If you had a chance to delay or prevent the diagnosis of diabetes, would you do it? I know I would have. With Type 1, I wasn't given a choice.
I encourage people to go take the Diabetes Risk Test and then discuss it with your doctor. A chance to live a healthier life is in front of you. Take the chance.
Along those same lines, oftentimes (actually MOST of the time), the media can completely misconstrue diabetes, it's types, causes, and other things. It's something that is a constant battle for ALL people living with diabetes.
The Diabetes Advocates is a group that I'm very proud to be a part of. A press release issued this morning is just a public way of reaching out to the media to help them "get it right" in regards to diabetes. Below is the press release and information on how to get in touch with knowledgeable people who can help be sure that any media reporting is done correctly.
Diabetes Advocates Offer Assistance in Accurate Reporting in the Media
”We want to help get it right,” states diabetes advocacy group
Tuesday, March 27, 2012 (BERKELEY, CA) – Did you know there are more than five different types of diabetes? If your knowledge of diabetes is defined by what you hear and see on the news or in movies then you probably don't. Diabetes Advocates, a nonprofit program made up of influential members of the diabetes community has launched a media outreach campaign, designed to assist the media on all things diabetes.
Kelly Kunik, a member of Diabetes Advocates stated: “Today is Diabetes Alert Day in the US and we are trying to stress to all media sources that more due diligence is required on everyone’s part when reporting on diabetes. We want to help all sources ‘get it right’ but also stress the importance of explaining the differences among ‘all things’ diabetes.”
Despite the fact that media outlets are reporting on diabetes more than ever, the condition is still widely misrepresented and portrayed as only one disease, when in actuality, diabetes is made up of several different diseases (type 1, type 1.5 LADA, and type 2 being the most predominantly confused). By emailing the organization at email@example.com, reporters can quickly fact check, get suggestions and have a real-time conversation with the Diabetes Advocates to ensure the accuracy of their articles. The Diabetes Advocates can also serve as sources for reporters.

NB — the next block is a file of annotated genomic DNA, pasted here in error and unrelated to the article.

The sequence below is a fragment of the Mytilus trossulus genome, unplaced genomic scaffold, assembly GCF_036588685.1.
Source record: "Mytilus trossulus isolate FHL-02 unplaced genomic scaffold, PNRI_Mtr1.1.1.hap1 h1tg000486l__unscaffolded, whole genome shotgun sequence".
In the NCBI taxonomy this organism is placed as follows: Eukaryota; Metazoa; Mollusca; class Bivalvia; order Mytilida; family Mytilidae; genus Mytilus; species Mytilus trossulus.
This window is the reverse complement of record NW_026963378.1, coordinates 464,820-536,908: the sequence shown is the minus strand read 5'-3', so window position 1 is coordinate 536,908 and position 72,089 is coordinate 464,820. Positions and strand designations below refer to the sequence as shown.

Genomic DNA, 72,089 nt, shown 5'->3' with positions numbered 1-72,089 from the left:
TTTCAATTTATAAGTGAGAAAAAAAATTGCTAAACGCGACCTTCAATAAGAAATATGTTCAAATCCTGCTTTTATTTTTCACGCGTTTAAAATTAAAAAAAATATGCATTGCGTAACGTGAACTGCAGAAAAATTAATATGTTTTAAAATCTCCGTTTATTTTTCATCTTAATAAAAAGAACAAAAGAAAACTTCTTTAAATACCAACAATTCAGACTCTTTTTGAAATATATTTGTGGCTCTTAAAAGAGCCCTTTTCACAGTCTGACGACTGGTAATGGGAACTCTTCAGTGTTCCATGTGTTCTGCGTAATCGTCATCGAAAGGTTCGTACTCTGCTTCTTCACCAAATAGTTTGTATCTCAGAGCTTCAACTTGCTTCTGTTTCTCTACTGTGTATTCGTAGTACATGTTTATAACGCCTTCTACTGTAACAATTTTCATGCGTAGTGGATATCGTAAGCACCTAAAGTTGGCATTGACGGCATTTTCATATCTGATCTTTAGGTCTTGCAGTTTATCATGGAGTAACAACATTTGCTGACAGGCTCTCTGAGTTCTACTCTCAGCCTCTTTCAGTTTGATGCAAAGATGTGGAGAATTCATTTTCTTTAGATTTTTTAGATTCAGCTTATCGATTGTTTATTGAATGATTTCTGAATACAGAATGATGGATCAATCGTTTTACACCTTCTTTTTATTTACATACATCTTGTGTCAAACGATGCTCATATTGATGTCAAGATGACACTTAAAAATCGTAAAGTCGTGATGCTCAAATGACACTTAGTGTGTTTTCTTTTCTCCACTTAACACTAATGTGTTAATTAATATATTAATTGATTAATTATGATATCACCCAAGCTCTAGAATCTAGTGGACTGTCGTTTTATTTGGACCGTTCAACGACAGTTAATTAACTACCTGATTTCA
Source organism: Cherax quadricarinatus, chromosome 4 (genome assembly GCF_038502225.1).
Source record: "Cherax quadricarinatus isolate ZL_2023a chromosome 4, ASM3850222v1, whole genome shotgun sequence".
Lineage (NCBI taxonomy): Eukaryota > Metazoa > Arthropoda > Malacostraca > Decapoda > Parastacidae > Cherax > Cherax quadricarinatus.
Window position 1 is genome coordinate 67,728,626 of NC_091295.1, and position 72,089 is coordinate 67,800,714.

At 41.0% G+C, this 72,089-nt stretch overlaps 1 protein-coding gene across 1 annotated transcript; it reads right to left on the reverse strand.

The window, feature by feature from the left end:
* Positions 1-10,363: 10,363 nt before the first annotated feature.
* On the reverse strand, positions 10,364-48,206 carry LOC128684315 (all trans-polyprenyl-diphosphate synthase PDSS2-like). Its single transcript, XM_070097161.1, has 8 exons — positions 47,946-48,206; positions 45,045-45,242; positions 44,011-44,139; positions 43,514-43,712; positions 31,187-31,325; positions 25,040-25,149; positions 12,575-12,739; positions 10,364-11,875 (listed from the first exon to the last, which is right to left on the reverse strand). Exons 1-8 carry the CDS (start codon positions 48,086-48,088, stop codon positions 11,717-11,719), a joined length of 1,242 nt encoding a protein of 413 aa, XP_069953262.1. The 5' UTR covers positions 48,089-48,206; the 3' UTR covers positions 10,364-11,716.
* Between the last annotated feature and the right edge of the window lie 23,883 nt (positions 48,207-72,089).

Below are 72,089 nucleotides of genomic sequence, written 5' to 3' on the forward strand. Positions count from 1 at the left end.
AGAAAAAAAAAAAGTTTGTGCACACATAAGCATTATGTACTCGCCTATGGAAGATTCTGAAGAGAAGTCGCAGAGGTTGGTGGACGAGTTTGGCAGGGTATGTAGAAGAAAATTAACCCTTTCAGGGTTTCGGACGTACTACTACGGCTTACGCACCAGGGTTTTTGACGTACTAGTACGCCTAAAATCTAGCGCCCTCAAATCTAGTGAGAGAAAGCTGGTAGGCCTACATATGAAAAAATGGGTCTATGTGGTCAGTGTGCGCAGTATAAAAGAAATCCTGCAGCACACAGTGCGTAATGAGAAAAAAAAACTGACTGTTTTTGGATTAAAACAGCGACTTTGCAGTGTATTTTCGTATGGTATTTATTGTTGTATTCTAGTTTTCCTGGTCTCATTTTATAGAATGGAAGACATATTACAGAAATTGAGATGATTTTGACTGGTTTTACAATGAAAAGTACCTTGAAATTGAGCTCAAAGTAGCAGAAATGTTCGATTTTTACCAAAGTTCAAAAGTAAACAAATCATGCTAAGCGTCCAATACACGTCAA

With representation from the Screen Actors Guild (SAG), American Federation of Television and Radio Artists (AFTRA) and Actor’s Equity (AEA) within the organization, the Diabetes Advocates can also serve as information sources to entertainment outlets. Entertainment outlets looking for information on diabetes can email the group as well.
“Our goal is to stop being reactive and start being proactive,” said Kunik. “When a story with incorrect information is published, the damage is done. By making ourselves available to media and entertainment outlets, we are seeking to be part of a solution.”
ABOUT DIABETES ADVOCATES
Diabetes Advocates is a not-for-profit program run by the Diabetes Hands Foundation. The program combines the resources of its members to do activities to better educate the public about all aspects concerning diabetes. For more details, visit: www.diabetesadvocates.org.